The Secret Life of Pets 2 (U)

The Secret Life of Pets 2 reunites us with lovable dogs Max and Duke once more.

In the original movie we saw the polar opposites put their differences aside after frolics around New York. This time around they are up against a real force of nature…a baby. After their owner Katie meets Chuck and has a child, Max if forced once again to cope with not being top dog in the house.

Max is adamant that he doesn’t like children and that he’s not going to play ball, quite literally. But over time he can’t help but fall in love with Liam.

But with the overwhelming feeling of love comes great anxiety. Max is terrified of something bad happening to Liam. The result is a loving dog, crippled by fear, unable to live his life.

Duke tries to help in his own way, but no one can seem to get through to him. Even a trip to the vet doesn’t prove helpful.

But then an impromptu trip to the farm with his family changes everything for Max.  He meets a Welsh Sheepdog called Rooster. The veteran farm dog teaches Max some home truths, including how to be brave and lead.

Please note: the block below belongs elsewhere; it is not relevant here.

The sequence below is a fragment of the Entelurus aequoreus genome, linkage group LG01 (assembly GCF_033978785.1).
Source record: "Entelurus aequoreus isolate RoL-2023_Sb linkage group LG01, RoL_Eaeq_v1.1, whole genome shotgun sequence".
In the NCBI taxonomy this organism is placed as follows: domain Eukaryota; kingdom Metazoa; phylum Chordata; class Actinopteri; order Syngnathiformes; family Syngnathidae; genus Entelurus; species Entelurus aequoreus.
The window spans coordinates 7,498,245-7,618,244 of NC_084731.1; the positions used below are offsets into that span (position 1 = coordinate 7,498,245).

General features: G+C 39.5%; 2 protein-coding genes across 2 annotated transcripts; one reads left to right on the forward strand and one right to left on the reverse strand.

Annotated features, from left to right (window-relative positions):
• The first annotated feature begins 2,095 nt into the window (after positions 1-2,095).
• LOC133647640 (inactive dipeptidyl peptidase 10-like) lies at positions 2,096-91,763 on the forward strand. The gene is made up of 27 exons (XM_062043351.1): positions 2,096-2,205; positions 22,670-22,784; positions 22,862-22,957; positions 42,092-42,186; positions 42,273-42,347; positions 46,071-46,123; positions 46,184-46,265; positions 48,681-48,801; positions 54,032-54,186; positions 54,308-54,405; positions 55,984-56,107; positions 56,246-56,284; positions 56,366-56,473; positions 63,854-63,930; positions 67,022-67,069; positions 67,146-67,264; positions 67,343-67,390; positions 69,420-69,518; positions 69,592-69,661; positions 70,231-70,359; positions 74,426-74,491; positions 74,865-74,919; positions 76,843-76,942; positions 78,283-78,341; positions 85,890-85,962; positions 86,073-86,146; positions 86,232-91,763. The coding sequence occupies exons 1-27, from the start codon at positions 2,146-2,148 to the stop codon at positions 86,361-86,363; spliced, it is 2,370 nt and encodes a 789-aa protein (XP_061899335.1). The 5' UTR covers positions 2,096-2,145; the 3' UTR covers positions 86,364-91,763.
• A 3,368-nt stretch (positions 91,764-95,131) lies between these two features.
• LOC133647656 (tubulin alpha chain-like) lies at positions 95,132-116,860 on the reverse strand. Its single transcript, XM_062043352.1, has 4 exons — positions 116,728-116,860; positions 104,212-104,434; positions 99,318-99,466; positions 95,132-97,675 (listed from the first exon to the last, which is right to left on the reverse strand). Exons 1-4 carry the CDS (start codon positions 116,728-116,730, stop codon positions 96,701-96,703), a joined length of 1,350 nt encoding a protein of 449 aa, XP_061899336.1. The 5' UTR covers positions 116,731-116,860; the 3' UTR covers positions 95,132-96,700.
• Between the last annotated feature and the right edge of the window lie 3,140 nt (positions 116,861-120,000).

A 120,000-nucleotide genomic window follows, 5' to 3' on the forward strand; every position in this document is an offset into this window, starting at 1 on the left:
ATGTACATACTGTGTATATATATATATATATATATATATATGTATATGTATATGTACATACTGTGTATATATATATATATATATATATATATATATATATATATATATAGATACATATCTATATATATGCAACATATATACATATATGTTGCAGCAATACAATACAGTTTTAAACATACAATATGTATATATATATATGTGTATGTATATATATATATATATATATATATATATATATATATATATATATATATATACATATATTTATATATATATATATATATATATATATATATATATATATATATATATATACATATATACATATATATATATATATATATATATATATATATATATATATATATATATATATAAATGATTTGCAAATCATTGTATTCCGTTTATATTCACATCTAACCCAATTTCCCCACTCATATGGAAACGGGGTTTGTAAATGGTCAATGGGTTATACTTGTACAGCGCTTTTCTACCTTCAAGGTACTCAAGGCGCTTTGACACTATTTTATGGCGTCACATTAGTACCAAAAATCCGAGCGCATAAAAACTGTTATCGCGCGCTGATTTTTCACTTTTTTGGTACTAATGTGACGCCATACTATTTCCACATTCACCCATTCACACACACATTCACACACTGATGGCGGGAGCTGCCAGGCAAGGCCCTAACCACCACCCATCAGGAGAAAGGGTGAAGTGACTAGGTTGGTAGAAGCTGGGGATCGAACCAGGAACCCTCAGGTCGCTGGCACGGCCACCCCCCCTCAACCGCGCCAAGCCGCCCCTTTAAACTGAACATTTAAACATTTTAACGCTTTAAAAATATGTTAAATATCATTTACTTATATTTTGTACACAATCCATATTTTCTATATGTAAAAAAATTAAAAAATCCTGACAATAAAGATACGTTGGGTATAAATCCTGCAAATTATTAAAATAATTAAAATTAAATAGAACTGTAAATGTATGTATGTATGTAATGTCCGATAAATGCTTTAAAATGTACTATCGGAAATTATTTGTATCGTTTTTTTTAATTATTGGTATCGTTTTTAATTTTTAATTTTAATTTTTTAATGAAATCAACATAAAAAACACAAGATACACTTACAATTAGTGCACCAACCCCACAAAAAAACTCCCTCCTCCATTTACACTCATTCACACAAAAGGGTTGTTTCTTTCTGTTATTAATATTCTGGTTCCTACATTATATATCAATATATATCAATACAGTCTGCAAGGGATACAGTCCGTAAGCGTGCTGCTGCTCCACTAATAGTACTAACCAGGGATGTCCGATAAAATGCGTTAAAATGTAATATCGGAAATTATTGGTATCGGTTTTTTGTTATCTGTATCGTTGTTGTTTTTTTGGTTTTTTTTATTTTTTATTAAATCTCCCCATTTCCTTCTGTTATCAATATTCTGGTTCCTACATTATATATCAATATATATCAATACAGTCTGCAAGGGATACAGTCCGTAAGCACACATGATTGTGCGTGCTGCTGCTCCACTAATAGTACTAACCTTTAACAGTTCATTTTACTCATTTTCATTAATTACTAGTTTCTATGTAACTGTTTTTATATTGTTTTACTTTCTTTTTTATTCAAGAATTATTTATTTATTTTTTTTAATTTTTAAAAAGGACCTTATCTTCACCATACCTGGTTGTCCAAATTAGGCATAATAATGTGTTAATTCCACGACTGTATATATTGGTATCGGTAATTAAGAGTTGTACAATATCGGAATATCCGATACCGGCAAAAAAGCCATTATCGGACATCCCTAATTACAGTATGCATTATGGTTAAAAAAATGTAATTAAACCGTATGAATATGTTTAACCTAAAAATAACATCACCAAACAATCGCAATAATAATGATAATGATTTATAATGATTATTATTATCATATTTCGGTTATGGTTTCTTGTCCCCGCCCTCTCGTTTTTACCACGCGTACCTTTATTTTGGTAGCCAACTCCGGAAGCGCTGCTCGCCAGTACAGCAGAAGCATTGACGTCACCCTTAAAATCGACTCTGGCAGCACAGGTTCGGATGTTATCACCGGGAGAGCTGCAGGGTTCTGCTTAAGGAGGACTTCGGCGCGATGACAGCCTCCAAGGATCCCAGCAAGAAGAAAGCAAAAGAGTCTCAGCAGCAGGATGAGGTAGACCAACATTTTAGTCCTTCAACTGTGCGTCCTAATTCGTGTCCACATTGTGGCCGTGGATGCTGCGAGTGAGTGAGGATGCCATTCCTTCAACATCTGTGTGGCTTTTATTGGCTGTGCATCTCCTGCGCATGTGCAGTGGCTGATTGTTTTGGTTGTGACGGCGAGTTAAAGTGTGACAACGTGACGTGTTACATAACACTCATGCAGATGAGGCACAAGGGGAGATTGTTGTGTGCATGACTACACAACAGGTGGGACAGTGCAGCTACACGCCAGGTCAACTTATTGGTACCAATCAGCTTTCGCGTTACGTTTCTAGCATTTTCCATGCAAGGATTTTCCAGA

In the meantime Snowball is tasked with saving Max’s favourite toy from a hoard of cats. Gidget and a new friend embark on a quest to free a white tiger from an evil ring master. Can our furry friends save the day before it’s too late?

The humour in this movie is incredible, infectious almost. In fact, when we went to see it the movie theatre was full of giggling children. The perceptions of cats and dogs are hilarious. Chloe is undoubtedly the star of the show. There are moments in their for children and adults too.

The themes the movie tackles are great too. For example, anxiety, bravery and change. Unlike movies like Sing it has a really strong and positive message throughout. Sing lacks any moral message and doesn’t show any consequences for lying and other bad behaviour.

It’s also refreshing to have the change in the voice of Max. Patton Oswalt is the perfect fit for our lovable hero.

The Secret Life of Pets 2 is charming. It’s not only as good as the original, it’s even better.

By Ruth Walker


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